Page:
The Ukrainian Jewish Committee and a group of young Ukrainians launched a project targeting xenophobia and anti-Semitism.
Using the slogans â€œSay no to xenophobia,â€ and â€œAnti-Semitism — No!” more than 30 members of the Youth, Europe, Future organization with the Ukrainian Jewish Committee protested Thursday in Kiev against racist attacks and other forms of intolerance.
Xenophobia and propaganda of Nazi and racist ideas have risen in Ukraine, the leaders of the groups told JTA. They also noted a rise in neo-Nazi demonstrations, as well as the building of monuments and memorials glorying Nazis.
The project will monitor and counteract intolerance in the media, as well as at events, demonstrations and speeches. It also will maintain a database of the neo-Nazi centers, push authorities to intensify the struggle against anti-Semitism, race discrimination, xenophobia and other forms of intolerance; and expand the initiatives against neo-Nazi propaganda and xenophobia in Ukraine.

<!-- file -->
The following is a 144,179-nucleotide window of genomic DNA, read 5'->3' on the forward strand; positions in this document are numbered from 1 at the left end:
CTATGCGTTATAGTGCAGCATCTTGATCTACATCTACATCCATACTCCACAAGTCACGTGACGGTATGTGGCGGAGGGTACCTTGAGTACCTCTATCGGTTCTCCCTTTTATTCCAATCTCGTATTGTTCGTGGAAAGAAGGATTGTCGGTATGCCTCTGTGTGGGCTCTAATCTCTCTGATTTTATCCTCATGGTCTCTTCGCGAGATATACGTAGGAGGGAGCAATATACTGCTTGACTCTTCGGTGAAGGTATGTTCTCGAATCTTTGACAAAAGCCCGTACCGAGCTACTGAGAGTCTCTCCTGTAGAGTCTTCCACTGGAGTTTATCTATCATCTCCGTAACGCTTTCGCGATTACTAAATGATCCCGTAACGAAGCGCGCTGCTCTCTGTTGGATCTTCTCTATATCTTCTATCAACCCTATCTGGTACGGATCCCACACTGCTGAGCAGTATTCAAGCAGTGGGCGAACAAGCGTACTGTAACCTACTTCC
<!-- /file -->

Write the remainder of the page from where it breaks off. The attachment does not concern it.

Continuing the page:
â€œWe are planning to do our best to combat all forms of intolerance in collaboration with the Ukrainian government, as well as with European and American organizations,â€ Eduard Dolinsky, the director general of the Ukrainian Jewish Committee, told JTA. â€œThe Ukrainian Jewish Committee demands that the Ukrainian government admit officially there is racial discrimination in the country and to take measures to overcome it and protect possible victims, according to the international obligations of Ukraine.â€
Aleksandr Feldman, the leader of the Ukrainian Jewish Committee and a Ukrainian lawmaker, said his organization is especially concerned about the lack or absence of official statistics regarding racial and xenophobic attacks.
â€œThe racial and anti-Semitic motivation as a rule is not taken into account, and Ukrainian courts identify them as hooliganism or rowdiness,” Feldman said.
According to Amnesty International, Ukraine has had about 30 serious racial attacks this year — most of the victims were of African or Asian birth. Gypsies and Jews, as well as buildings owned by Jews, also have been attacked.
The Archive of the Jewish Telegraphic Agency includes articles published from 1923 to 2008. Archive stories reflect the journalistic standards and practices of the time they were published.